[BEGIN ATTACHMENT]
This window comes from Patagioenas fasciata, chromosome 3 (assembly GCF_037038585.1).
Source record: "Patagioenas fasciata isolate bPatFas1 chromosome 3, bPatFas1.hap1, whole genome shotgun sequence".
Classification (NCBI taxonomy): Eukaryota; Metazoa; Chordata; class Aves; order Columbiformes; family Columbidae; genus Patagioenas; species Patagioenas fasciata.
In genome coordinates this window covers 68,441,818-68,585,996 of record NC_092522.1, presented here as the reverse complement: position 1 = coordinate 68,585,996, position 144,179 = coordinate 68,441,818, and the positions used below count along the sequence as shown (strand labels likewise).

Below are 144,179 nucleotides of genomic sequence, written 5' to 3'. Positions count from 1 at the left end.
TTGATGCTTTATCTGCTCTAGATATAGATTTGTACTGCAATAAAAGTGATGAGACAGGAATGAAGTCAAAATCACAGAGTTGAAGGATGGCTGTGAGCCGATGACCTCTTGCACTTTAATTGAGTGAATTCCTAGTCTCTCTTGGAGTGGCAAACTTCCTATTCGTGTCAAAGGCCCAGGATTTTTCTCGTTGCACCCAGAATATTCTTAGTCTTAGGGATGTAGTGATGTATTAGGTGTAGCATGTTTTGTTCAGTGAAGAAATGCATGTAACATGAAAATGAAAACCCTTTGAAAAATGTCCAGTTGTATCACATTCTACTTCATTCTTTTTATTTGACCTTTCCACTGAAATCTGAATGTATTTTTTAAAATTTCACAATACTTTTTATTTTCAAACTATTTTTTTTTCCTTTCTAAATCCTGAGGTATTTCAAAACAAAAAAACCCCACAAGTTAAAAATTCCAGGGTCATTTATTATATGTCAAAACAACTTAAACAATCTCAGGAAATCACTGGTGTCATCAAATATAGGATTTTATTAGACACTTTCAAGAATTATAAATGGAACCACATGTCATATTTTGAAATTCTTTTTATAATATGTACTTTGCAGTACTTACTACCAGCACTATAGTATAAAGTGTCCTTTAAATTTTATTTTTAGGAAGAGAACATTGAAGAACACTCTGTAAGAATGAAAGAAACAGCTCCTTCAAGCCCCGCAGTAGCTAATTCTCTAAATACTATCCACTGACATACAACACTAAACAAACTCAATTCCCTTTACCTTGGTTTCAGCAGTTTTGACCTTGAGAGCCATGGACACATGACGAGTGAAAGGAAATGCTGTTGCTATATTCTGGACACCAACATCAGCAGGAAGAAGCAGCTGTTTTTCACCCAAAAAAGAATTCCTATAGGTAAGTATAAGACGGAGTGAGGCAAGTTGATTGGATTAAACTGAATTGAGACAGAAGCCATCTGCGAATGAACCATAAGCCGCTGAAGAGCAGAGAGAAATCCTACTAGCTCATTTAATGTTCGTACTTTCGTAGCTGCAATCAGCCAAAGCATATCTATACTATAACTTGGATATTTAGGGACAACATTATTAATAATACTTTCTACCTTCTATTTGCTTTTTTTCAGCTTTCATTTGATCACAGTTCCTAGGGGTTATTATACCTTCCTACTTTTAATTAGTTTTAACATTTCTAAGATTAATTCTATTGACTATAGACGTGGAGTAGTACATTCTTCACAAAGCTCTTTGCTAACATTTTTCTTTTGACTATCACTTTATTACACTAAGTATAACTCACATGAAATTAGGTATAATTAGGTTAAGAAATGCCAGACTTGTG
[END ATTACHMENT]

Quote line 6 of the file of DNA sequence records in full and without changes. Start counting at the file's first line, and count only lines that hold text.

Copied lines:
TTGATGCTTTATCTGCTCTAGATATAGATTTGTACTGCAATAAAAGTGATGAGACAGGAATGAAGTCAAAATCACAGAGTTGAAGGATGGCTGTGAGCCGATGACCTCTTGCACTTTAATTGAGTGAATTCCTAGTCTCTCTTGGAGTGGCAAACTTCCTATTCGTGTCAAAGGCCCAGGATTTTTCTCGTTGCACCCAGAATATTCTTAGTCTTAGGGATGTAGTGATGTATTAGGTGTAGCATGTTTTGTTCAGTGAAGAAATGCATGTAACATGAAAATGAAAACCCTTTGAAAAATGTCCAGTTGTATCACATTCTACTTCATTCTTTTTATTTGACCTTTCCACTGAAATCTGAATGTATTTTTTAAAATTTCACAATACTTTTTATTTTCAAACTATTTTTTTTTCCTTTCTAAATCCTGAGGTATTTCAAAACAAAAAAACCCCACAAGTTAAAAATTCCAGGGTCATTTATTATATGTCAAAACAACTTAAACAATCTCAGGAAATCACTGGTGTCATCAAATATAGGATTTTATTAGACACTTTCAAGAATTATAAATGGAACCACATGTCATATTTTGAAATTCTTTTTATAATATGTACTTTGCAGTACTTACTACCAGCACTATAGTATAAAGTGTCCTTTAAATTTTATTTTTAGGAAGAGAACATTGAAGAACACTCTGTAAGAATGAAAGAAACAGCTCCTTCAAGCCCCGCAGTAGCTAATTCTCTAAATACTATCCACTGACATACAACACTAAACAAACTCAATTCCCTTTACCTTGGTTTCAGCAGTTTTGACCTTGAGAGCCATGGACACATGACGAGTGAAAGGAAATGCTGTTGCTATATTCTGGACACCAACATCAGCAGGAAGAAGCAGCTGTTTTTCACCCAAAAAAGAATTCCTATAGGTAAGTATAAGACGGAGTGAGGCAAGTTGATTGGATTAAACTGAATTGAGACAGAAGCCATCTGCGAATGAACCATAAGCCGCTGAAGAGCAGAGAGAAATCCTACTAGCTCATTTAATGTTCGTACTTTCGTAGCTGCAATCAGCCAAAGCATATCTATACTATAACTTGGATATTTAGGGACAACATTATTAATAATACTTTCTACCTTCTATTTGCTTTTTTTCAGCTTTCATTTGATCACAGTTCCTAGGGGTTATTATACCTTCCTACTTTTAATTAGTTTTAACATTTCTAAGATTAATTCTATTGACTATAGACGTGGAGTAGTACATTCTTCACAAAGCTCTTTGCTAACATTTTTCTTTTGACTATCACTTTATTACACTAAGTATAACTCACATGAAATTAGGTATAATTAGGTTAAGAAATGCCAGACTTGTG